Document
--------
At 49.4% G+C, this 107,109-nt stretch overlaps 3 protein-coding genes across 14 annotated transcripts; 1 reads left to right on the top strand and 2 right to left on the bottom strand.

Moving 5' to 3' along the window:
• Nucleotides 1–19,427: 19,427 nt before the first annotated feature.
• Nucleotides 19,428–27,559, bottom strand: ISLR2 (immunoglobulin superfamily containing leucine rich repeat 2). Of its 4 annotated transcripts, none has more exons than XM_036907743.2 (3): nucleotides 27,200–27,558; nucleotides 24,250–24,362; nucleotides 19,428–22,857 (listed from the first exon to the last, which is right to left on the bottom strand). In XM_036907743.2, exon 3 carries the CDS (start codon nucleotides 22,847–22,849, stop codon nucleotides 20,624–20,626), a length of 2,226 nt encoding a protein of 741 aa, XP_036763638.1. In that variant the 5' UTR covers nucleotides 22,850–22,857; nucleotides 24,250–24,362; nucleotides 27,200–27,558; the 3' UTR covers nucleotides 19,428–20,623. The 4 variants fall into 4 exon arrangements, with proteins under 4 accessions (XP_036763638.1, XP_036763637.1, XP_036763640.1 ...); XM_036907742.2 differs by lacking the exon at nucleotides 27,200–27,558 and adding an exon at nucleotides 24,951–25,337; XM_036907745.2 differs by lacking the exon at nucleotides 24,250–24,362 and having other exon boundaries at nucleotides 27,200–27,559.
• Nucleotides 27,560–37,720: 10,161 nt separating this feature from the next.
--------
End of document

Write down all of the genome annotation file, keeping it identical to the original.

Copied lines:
At 49.4% G+C, this 107,109-nt stretch overlaps 3 protein-coding genes across 14 annotated transcripts; 1 reads left to right on the top strand and 2 right to left on the bottom strand.

Moving 5' to 3' along the window:
• Nucleotides 1–19,427: 19,427 nt before the first annotated feature.
• Nucleotides 19,428–27,559, bottom strand: ISLR2 (immunoglobulin superfamily containing leucine rich repeat 2). Of its 4 annotated transcripts, none has more exons than XM_036907743.2 (3): nucleotides 27,200–27,558; nucleotides 24,250–24,362; nucleotides 19,428–22,857 (listed from the first exon to the last, which is right to left on the bottom strand). In XM_036907743.2, exon 3 carries the CDS (start codon nucleotides 22,847–22,849, stop codon nucleotides 20,624–20,626), a length of 2,226 nt encoding a protein of 741 aa, XP_036763638.1. In that variant the 5' UTR covers nucleotides 22,850–22,857; nucleotides 24,250–24,362; nucleotides 27,200–27,558; the 3' UTR covers nucleotides 19,428–20,623. The 4 variants fall into 4 exon arrangements, with proteins under 4 accessions (XP_036763638.1, XP_036763637.1, XP_036763640.1 ...); XM_036907742.2 differs by lacking the exon at nucleotides 27,200–27,558 and adding an exon at nucleotides 24,951–25,337; XM_036907745.2 differs by lacking the exon at nucleotides 24,250–24,362 and having other exon boundaries at nucleotides 27,200–27,559.
• Nucleotides 27,560–37,720: 10,161 nt separating this feature from the next.